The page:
I’m seeing a lot of discussion on defined benefit cash flows at the moment. Some of the commentary on the importance of cash flows is sensible; some is questionable; and some is plain wrong.
What do we mean by cash flows?
When talking about cash flows for a defined benefit pension scheme, we generally mean the amount of money coming into the scheme versus the money being paid out. The money coming in is usually taken to be contributions, with investment income usually added; the money going out is mostly in respect of benefits, with expenses also being included. If cash in is greater than cash out, a scheme is cash flow positive; if the opposite is true, then it is cash flow negative.
The true importance of cash flows
If a pension scheme is cash flow negative before allowing for any investment income, it needs to plan to have cash available to pay benefits. This reduces the extent to which it can invest in illiquid investments. This is important because illiquidity carries a premium – an investor can expect a higher return in exchange for tying up money for longer, or even just investing in assets that are more difficult or costly to sell. This additional return is not necessarily that high. Even for the least liquid investments, which may have a small unit size and carry a significant governance weight, the premium may be a few percentage points. But this premium is for investments with contractual cash flows – in other words, the type of investments that could be expected to match liabilities. These might include only slightly less liquid assets like corporate bonds, all the way to private credit – but in all cases, you know what cash flows you’re supposed to be receiving.
However, even a cash flow negative pension scheme can take on a significant degree of liquidity risk. Although benefits are being paid, these benefits are largely predictable. This means most pension schemes should be able to benefit from investment in illiquid investments.
A more questionable view
Some would take the illiquidity argument further. They would argue that if you can tie up investments in risky assets – particularly equities – for long enough, you can benefit from time diversification. This is the idea that the longer you hold an investment, the less risky it gets.
There are several flavours to this point of view. The first is that short-term stock market volatility is just noise. Supporters of this view give the relative stability of dividends as an example of the excessive noise in stock markets. But dividends are deliberately smoothed by companies, and if earnings fall dividends can (and do) fall too. Earnings are also less volatile than share prices. But (1) this does not mean that future earnings are “knowable”, (2) the direction of future earnings could be drastically different from that expected, and (3) the share price allows for and capitalises this uncertainty over the future, which explains why it is volatile – but rightly so.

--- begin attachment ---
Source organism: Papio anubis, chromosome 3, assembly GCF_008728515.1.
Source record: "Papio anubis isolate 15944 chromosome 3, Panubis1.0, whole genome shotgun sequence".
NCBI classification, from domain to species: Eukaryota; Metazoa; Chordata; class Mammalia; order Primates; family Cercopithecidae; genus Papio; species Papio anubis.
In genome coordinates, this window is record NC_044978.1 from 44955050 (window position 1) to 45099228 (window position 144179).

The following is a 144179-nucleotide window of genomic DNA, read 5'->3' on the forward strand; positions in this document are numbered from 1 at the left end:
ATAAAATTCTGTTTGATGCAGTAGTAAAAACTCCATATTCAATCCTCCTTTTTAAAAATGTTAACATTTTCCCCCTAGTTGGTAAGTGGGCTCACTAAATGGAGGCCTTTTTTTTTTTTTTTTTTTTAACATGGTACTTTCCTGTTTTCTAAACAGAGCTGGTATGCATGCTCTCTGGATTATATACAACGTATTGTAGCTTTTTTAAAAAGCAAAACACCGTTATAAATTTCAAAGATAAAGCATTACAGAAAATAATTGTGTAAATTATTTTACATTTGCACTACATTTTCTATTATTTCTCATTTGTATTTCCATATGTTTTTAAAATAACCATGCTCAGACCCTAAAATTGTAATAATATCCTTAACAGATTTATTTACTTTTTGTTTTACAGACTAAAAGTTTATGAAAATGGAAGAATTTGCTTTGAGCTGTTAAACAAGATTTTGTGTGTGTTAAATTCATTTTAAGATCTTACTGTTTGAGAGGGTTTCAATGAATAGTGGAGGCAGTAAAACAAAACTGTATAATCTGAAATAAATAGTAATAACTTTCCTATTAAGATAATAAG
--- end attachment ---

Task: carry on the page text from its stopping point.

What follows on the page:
A more nuanced view is driven by the way in which volatility does increase over time. The theoretical view of equity volatility is that it increases with time horizon in a very specific way: with the square root of time. In other words, the volatility over 4 years will be twice as big as the volatility over 1 year.
But some note that the volatility does not rise as quickly as this rule implies – so long term investment results in a free lunch for equity investors. But even if this rule does not hold, the volatility of the final value of an investment still grows over time. Is the expected return high enough to justify this still significant risk? Or is the potential downside still so catastrophic that investment in risky assets should be treated with caution? There is no way of knowing in advance. However, this ever increasing level of risk is in stark contrast to the much lower levels of uncertainty seen in fixed income investments.
But some people looking at cash flows focus on entirely the wrong issues. For example, they might point to a cash-flow positive scheme, or one where investment returns exceed cash outflows, and use this as a metric for a scheme’s success. But in this regard, the level of cash outflows is irrelevant. Take a (theoretical) young defined benefit pension scheme, with no benefits being paid out, and a contribution rate of 1% of salaries – a fraction of what would be required on any vaguely reasonable basis. Here, the cash flow would be positive, returns would exceed outflows, yet the scheme would still be heading for disaster.
Cash flows do matter to pension schemes. They should be allowed for, to ensure that the risk of forced sales is kept low, and that the capacity for liquidity risk is used to generate additional returns. But they should not be used to justify excessive investments in risky investments – unless sponsoring employers are happy to pick up the tab if things go wrong…